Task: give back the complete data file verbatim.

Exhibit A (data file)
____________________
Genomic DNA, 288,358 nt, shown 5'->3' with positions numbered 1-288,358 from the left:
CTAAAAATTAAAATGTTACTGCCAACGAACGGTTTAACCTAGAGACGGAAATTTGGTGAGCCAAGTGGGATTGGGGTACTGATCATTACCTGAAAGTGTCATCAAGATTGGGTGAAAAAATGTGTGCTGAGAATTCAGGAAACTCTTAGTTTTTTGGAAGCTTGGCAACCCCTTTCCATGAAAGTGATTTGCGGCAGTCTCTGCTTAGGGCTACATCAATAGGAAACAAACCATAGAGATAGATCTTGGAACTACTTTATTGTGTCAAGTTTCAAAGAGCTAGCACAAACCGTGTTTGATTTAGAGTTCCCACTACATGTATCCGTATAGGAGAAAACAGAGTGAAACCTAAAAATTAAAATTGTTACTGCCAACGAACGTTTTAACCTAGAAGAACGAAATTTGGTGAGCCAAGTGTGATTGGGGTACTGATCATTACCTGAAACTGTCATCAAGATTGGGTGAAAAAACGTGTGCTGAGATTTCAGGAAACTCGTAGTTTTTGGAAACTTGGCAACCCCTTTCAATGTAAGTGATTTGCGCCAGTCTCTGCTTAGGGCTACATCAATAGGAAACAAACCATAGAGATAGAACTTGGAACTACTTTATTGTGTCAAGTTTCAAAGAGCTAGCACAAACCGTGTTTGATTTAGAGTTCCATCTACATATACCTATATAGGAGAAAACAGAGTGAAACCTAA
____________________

Genomic DNA, 288,358 nt, shown 5'->3' with positions numbered 1-288,358 from the left:
CTAAAAATTAAAATGTTACTGCCAACGAACGGTTTAACCTAGAGACGGAAATTTGGTGAGCCAAGTGGGATTGGGGTACTGATCATTACCTGAAAGTGTCATCAAGATTGGGTGAAAAAATGTGTGCTGAGAATTCAGGAAACTCTTAGTTTTTTGGAAGCTTGGCAACCCCTTTCCATGAAAGTGATTTGCGGCAGTCTCTGCTTAGGGCTACATCAATAGGAAACAAACCATAGAGATAGATCTTGGAACTACTTTATTGTGTCAAGTTTCAAAGAGCTAGCACAAACCGTGTTTGATTTAGAGTTCCCACTACATGTATCCGTATAGGAGAAAACAGAGTGAAACCTAAAAATTAAAATTGTTACTGCCAACGAACGTTTTAACCTAGAAGAACGAAATTTGGTGAGCCAAGTGTGATTGGGGTACTGATCATTACCTGAAACTGTCATCAAGATTGGGTGAAAAAACGTGTGCTGAGATTTCAGGAAACTCGTAGTTTTTGGAAACTTGGCAACCCCTTTCAATGTAAGTGATTTGCGCCAGTCTCTGCTTAGGGCTACATCAATAGGAAACAAACCATAGAGATAGAACTTGGAACTACTTTATTGTGTCAAGTTTCAAAGAGCTAGCACAAACCGTGTTTGATTTAGAGTTCCATCTACATATACCTATATAGGAGAAAACAGAGTGAAACCTAA